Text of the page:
By Patty Mamula
For the Oregon Beer Growler
The Travelin Taphouse is a unique, fully customized beer trailer that can carry 30 kegs and has 12 taps. Even more, the mobile bar is an ingenious concept that provides almost any service you might want for any occasion — including weddings. And as nuptial-planning season kicks into high gear, a taphouse that brings the party to you might be the perfect fit for the reception of a craft beer-loving couple.
“We’re your one-stop shopping for any event, large or small,” said coordinator Patricia McPherson. The Travelin Taphouse not only brings the beer — and any other drinks requested — but also ambiance, including music, lighting, seating and a fire pit.
Tyke Murdock, who lives in Dallas, designed and owns the taps-on-wheels setup. Murdock, a confirmed extrovert who could easily be the poster child for the person who never met a stranger, came up with the idea while watching his good friend open a taphouse.
“I like to interact with people,” said the one-time police officer. “I’m not a big drinker, but I got interested in beer and started studying [Jeff Alworth’s book] ‘The Beer Bible.’”
Combining the convivial atmosphere with the popularity and mobility of a food truck all came together when Murdock’s wife suggested a beer cart. Murdock wanted to ensure choice for his customers, which is why there’s a dozen taps instead of two or three. Their first event was at Detroit Lake during Fourth of July celebrations. Murdock also brought his Travelin Dogs food cart.
When selling beer to the public, he submits paperwork for approval and draws up a plan that shows how the space will be arranged and staffed. For private setups like tailgate parties, he usually contains the area with attractive fencing and contacts the site involved. For couples planning a wedding, McPherson has a helpful and detailed checklist. “Most people don’t realize how many things there are to consider,” she said.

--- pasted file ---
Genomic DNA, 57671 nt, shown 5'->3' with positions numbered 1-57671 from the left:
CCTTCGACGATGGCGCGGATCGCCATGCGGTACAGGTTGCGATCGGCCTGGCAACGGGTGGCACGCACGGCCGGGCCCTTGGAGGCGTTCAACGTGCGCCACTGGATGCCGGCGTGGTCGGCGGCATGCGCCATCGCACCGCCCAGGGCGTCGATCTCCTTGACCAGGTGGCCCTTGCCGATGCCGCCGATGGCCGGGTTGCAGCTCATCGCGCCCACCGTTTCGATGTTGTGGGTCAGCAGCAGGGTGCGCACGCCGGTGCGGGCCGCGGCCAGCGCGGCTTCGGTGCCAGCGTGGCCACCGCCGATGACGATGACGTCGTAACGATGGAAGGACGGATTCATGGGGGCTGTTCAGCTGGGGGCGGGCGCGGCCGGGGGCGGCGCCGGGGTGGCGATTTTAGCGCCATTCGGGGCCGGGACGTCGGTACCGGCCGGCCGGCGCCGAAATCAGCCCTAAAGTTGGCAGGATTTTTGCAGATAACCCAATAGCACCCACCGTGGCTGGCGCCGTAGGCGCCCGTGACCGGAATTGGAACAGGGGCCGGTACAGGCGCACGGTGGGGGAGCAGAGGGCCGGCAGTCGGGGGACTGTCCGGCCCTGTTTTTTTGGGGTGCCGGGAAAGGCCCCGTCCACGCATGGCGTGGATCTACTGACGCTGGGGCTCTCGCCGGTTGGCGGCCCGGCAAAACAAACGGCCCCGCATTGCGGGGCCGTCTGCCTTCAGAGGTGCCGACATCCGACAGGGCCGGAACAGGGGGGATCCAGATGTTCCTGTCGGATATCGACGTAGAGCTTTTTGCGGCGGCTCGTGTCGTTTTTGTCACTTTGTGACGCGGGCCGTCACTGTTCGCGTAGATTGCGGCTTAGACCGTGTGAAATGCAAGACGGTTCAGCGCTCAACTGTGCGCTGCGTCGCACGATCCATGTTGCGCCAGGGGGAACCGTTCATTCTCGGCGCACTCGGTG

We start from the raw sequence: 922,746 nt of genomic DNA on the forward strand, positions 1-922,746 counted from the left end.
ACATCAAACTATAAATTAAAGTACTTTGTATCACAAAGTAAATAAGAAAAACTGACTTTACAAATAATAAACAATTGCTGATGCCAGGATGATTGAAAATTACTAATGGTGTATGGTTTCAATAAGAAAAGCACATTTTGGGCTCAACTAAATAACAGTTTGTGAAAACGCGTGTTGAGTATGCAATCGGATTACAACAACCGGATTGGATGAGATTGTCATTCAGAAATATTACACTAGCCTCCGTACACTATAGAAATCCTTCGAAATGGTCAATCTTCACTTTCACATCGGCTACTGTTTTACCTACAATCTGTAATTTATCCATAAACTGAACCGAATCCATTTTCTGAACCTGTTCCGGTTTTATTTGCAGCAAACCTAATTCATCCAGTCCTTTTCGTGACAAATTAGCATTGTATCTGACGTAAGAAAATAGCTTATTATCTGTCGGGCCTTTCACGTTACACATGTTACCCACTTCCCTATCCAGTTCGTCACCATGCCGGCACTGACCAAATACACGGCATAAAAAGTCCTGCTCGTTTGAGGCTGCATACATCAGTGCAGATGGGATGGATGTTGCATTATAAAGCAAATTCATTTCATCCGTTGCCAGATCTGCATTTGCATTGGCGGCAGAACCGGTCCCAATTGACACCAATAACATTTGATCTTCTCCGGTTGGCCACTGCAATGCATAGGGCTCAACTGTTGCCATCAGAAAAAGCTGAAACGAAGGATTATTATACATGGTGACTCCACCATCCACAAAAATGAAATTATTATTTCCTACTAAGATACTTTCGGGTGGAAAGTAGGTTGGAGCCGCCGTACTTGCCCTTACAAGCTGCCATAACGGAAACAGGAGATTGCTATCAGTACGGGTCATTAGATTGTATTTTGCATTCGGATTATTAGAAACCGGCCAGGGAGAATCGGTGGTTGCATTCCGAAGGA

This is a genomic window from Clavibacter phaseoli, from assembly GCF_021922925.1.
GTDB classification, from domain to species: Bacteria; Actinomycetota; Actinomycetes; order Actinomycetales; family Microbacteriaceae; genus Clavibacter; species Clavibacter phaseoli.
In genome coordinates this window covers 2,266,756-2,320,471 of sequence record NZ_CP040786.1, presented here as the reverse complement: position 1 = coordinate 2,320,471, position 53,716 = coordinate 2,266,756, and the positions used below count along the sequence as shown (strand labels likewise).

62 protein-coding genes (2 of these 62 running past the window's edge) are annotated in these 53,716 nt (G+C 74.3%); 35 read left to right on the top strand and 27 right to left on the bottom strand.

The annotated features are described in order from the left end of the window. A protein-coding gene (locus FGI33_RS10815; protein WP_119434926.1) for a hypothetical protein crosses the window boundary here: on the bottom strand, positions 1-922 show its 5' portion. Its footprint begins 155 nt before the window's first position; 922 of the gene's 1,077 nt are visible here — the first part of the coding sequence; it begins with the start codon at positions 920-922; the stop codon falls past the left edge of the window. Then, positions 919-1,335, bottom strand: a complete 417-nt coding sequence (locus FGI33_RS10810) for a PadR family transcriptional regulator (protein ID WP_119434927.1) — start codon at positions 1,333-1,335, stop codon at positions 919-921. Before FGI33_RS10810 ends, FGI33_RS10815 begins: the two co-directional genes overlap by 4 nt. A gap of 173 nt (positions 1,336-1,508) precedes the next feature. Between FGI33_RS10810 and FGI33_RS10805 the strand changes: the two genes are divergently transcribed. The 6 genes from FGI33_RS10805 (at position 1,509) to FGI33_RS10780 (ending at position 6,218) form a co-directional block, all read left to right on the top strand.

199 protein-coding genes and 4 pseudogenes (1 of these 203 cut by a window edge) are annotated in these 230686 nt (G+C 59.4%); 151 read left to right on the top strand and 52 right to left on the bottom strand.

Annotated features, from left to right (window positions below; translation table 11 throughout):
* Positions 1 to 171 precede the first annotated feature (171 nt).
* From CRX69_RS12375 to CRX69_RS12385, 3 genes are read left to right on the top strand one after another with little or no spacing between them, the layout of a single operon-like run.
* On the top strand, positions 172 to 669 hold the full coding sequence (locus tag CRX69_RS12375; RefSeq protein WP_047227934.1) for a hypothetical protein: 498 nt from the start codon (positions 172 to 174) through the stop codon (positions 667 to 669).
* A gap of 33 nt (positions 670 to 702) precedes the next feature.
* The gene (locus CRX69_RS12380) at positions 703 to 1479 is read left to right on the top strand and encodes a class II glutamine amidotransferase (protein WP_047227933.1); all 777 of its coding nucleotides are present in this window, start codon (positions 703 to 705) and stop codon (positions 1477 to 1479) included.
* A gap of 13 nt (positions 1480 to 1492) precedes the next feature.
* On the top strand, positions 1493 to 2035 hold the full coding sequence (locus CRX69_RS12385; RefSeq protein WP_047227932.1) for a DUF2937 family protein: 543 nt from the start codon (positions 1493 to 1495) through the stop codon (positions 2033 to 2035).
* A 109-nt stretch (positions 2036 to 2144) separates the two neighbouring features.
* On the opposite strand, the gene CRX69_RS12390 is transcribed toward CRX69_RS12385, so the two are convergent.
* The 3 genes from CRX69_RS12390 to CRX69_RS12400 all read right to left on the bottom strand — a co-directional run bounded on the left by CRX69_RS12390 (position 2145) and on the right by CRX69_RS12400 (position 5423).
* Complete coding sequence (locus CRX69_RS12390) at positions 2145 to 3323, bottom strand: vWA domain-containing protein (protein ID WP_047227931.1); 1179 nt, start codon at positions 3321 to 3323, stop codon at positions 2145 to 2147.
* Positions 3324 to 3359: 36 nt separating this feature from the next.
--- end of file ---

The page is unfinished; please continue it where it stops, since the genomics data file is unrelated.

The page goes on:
The list of services that Travelin Taphouse provides is daunting: from catering a full sit-down dinner to serving a more affordable, but no less impressive, buffet meal on China or plastic. The bar options are seemingly endless, including beer taps, wine service and even mixed drinks.
“We have all the required licenses and certificates,” said Murdock, whose experience supervising group homes probably helped him navigate all the regulatory hurdles. “Alcohol management is an important part of any package we sell,” he said. Murdock always has the appropriate number of alcohol monitors overseeing his events. “We take the stress off the wedding and assume all responsibility for alcohol consumption,” he said.
Although the Travelin Taphouse goes all over the state, many of the wedding venues they have worked at are scattered throughout Willamette Valley. Organizers can cater to any style of reception: from rustic to shabby chic to black tie with tuxedoed waiters. As an added bonus, Murdock can perform the ceremony since he is a minister. Now that’s what you call full service.
One of their favorite public events last summer was the Pendleton Round-Up. Their family-friendly space included a stage for hula hooping and food from the executive chef at The Joel Palmer House in Dayton. “The Round-Up time can get pretty wild,” Murdock said, “but we had no incidents.”
He has learned that beer tastes vary widely according to region and works to bring the styles and brands people prefer in any given area. Murdock also researches sales and always carries two ciders.
For custom events like weddings, the clients choose what they want. Murdock said the couple might decide to have a host/no-host bar, where the first three kegs are on them and after that, guests have to pay. Murdock emphasized he does not mark up his beer and charges clients exactly what he pays. There are smaller barrel options if a customer wants to have a wider assortment at a more reasonable price.
“If you want a variety, let’s look at six barrels and that way you can have more choices,” he said. “We want to work with the budget in mind.”
Stories from the print edition of the Oregon Beer Growler.